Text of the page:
Deal Reached on Violence Against Women Act

The Senate Friday approved an extension of the Violence Against Women Act that calls for increased funding for the landmark act.

The House is expected to pass the legislation Saturday, according to the office of Rep. Jim Sensenbrenner, a Wisconsin Republican who chairs the House Judiciary Committee.

The Violence Against Women Act, which is aimed at curtailing domestic violence through funding for women's shelters and law-enforcement training, expired in September. It originally passed Congress in 1994 and was renewed again in 2000. The latest renewal, approved on a voice vote by the Senate, calls for extending the legislation for five years, at a cost of about $3.9 billion.

The extension includes new provisions focused on health care, early intervention and outreach to American Indian women, among other areas.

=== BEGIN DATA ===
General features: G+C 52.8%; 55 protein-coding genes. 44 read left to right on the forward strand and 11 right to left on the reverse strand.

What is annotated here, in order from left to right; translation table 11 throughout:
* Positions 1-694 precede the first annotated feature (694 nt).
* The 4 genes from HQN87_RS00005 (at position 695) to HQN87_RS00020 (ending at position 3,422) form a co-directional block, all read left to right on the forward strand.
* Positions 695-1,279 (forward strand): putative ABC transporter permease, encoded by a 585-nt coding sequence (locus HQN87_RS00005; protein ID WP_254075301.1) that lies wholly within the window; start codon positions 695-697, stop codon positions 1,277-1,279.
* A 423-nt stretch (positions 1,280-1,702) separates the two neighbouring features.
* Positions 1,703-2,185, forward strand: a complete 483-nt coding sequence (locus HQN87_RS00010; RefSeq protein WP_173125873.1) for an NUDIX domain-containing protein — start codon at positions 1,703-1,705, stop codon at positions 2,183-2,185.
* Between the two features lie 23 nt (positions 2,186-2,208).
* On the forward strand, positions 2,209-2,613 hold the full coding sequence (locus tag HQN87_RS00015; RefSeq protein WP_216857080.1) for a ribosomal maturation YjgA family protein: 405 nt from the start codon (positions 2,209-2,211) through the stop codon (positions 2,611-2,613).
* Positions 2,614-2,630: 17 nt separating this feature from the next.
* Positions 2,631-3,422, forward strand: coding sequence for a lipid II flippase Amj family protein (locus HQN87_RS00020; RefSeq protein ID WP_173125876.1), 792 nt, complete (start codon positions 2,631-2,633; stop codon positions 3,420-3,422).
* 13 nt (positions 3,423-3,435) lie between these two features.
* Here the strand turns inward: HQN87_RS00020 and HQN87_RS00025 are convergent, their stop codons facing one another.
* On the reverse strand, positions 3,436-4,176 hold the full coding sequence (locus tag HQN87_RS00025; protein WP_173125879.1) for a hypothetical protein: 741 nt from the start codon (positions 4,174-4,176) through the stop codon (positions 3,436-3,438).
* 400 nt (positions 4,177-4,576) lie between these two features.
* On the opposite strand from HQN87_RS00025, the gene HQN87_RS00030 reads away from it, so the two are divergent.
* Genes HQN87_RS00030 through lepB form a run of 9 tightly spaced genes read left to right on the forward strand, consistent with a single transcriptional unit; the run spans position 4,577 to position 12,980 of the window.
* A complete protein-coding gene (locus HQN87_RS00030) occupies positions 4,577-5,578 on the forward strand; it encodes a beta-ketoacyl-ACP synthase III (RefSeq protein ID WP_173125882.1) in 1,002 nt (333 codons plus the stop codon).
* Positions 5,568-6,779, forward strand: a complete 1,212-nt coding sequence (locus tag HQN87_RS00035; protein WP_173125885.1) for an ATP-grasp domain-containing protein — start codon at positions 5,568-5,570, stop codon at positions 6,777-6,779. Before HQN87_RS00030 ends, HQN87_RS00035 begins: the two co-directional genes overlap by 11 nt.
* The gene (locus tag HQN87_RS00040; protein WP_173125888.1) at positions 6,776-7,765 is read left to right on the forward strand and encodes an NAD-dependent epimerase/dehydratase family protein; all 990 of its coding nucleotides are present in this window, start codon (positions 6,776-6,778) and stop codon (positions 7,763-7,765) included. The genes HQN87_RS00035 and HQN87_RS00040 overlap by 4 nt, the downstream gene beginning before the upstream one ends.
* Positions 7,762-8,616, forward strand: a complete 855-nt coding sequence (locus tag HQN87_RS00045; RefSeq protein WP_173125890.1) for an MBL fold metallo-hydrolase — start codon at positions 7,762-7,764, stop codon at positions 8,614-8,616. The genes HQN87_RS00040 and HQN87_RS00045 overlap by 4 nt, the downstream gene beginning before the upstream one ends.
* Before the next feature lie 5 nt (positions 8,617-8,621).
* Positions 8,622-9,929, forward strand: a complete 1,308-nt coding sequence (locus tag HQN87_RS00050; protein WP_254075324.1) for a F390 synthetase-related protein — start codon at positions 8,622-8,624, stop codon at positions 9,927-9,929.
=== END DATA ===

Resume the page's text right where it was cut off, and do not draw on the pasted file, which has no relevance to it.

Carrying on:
"Putting an end to sexual assault, domestic violence, dating violence and stalking will require a strong, steady commitment from the federal government," said Rep. Mark Green, the Wisconsin Republican who sponsored the renewal. "Over the last 10 years we've made historic progress in that effort, but the fight is far from over."

The original legislation was championed by Sen. Paul Wellstone, D-Minn., and his wife, Sheila Wellstone, who were killed in a plane crash three years ago. The Wellstones' son, Mark Wellstone, has lobbied Congress this year to renew the act.

"We're really happy that House and Senate members came together on a new Violence Against Women Act that emphasizes prevention," said Julie Koob, director of the Sheila Wellstone Institute, an anti-domestic violence group which helped lobby for the extension.

The $3.9 billion called for in the new bill represents a 20 percent increase over the last five-year extension, although the actual funding levels will be left to yearly appropriations legislation.